And it’s about four days too late. After having the campaign message buried for five days while Donald Trump exchanged punches with a Gold Star family — and having its allies balk at following along — Team Trump sent out a message to their surrogates in the media titled “URGENT PIVOT.” A new set of talking points attempts to de-escalate the feud between Trump and the Khans, and to get the campaign back on its own messaging instead:
Donald Trump’s campaign sent out an email to surrogates this week titled “URGENT PIVOT” as the campaign seeks to control the damage from Trump’s war of words with the parents of a Muslim U.S. Army captain killed in Iraq.
The memo, obtained by The Hill, asks surrogates on Capitol Hill to coordinate messaging and push back on attacks on Trump. …
In the attached talking points, the Trump campaign provided transcripts of interviews Trump had given about the Khans and argued that the businessman’s comments had been misconstrued by the media. The talking points stated:
“Mr. Trump was asked about Mr. Khan’s comments during the DNC, and he replied that he wished him well.
“Many in the media reported falsely that Trump had compared his sacrifices to Mr. Khan’s son which is completely false and the transcripts show that to be true.
“Mr. Trump wants to end radical Islamic terror, so that our soldiers like Mr. Khan’s son will be safe.”
Eric Trump was the first out of the gate with the new marching orders, appearing on CBS This Morning yesterday to hit the reset button. He claimed that his father had already apologized to the Khans by acknowledging that the son was a hero in a statement released Saturday, and that the whole mess was “blown hugely out of proportion“:
“Would your father be willing to apologize and move on?” co-host Norah O’Donnell asked.
“I think that’s a great question for him, and he has by calling them a hero,” Trump responded. “In terms of the one question — whether you’ve made a sacrifice — I think my father has. Now, that’s certainly not the ultimate sacrifice, the ultimate sacrifice is a soldier dying for this nation, dying to protect the three of us, no doubt about it[.]” …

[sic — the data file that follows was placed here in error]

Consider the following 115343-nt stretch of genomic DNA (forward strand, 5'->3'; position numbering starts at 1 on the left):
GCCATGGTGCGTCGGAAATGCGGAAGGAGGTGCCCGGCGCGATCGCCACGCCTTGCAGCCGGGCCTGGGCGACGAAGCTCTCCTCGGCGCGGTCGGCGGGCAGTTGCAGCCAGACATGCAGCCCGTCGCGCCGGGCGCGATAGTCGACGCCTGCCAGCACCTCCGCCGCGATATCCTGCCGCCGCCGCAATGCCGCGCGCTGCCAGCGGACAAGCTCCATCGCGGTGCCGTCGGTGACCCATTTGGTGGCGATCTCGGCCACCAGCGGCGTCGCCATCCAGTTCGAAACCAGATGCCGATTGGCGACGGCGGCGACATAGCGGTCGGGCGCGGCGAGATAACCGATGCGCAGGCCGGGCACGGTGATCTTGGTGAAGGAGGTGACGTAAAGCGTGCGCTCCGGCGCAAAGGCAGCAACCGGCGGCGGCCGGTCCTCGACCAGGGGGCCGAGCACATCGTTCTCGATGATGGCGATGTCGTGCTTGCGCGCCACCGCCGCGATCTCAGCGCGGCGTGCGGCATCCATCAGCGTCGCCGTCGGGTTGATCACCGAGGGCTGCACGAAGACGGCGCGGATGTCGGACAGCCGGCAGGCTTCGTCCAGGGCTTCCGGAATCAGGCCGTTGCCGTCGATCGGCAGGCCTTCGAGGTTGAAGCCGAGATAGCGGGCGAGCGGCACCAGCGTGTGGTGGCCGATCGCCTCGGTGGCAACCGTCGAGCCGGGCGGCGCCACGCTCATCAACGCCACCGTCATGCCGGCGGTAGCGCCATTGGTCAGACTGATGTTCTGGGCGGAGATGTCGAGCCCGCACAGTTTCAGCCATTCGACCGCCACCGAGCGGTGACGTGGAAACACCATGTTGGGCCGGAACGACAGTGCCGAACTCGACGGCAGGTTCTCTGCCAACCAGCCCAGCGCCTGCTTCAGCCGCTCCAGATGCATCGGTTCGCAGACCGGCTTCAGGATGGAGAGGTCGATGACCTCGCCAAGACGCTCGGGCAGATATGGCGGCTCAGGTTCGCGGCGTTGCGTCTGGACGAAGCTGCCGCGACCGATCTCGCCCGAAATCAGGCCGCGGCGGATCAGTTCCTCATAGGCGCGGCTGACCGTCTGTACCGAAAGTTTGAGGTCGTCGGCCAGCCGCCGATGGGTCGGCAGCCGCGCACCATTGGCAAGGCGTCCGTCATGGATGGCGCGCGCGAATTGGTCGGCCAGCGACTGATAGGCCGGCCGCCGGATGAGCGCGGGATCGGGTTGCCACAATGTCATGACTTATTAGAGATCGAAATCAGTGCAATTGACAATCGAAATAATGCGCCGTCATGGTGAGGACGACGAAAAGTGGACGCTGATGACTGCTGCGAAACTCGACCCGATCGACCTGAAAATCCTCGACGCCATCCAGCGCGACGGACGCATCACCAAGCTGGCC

King tried again to push Trump on the Khans: “Do you think he’s wrong on this?”
“I think this is something that’s honestly blown hugely out of proportion,” Trump countered, proceeding to argue that Donald Trump had praised the family as “amazing people” and that his focus was ultimately on security issues and dealing with illegal immigration and Syrian refugees.
That’s a nifty bit of revisionism. The person who most blew this out of proportion was Trump père himself by continuing to hammer at the Khans, excusing it by claiming — as Eric did yesterday — that they attacked him “viciously.” Five days of attacks later, the attacks have become all that anyone’s discussing precisely because it demonstrates a lack of proportionality and temperament in a candidate who wants the nation to trust him with its security and prosperity. It also wasted five days in a general-election race that now has less than 100 days to go.
That’s why this pivot was marked “URGENT,” as well as the implicit recognition that Team Trump had buried itself in a non-story largely of its own making. Why did it take this long for a major-party nominee in a general-election campaign this long to figure that out? The Wall Street Journal’s William McGurn resorts to a football analogy to explain that Trump is always on offense:
Think of him as the Kevin Kelley of politics. Mr. Kelley coaches football for Pulaski Academy in Little Rock, Ark. He’s gained national fame as the coach who almost never punts. Coach Kelley believes that remaining on offense (keeping possession of the ball) is more important than defense (trying to deny an opponent field position).
So he goes for it on fourth down even in his own territory. As a result, Mr. Kelley gives his offense four plays to gain 10 yards instead of three. Just as important, his all-offense approach gives his Bruins a psychological edge.
The strategy is not without its risks. Though Mr. Kelley says the math bears him out, his approach means opponents will sometimes score or intercept when they might not have otherwise. Backfires can be messy.
Mr. Trump is playing the same game. Not only is he always on the attack, he hardly ever backs down—even when he’s demonstrably wrong.
Well, maybe. But I’d bet that Coach Kelley doesn’t allow his offense line to run over to the sidelines and start blocking the waterboys while his quarterback chucks footballs at the opposing cheerleaders for being mean to him. Kelley may not believe in punting, but I bet he believes in discipline, from the quarterback on down — and a lack of discipline from the quarterback is what this Khan episode has exposed. Again.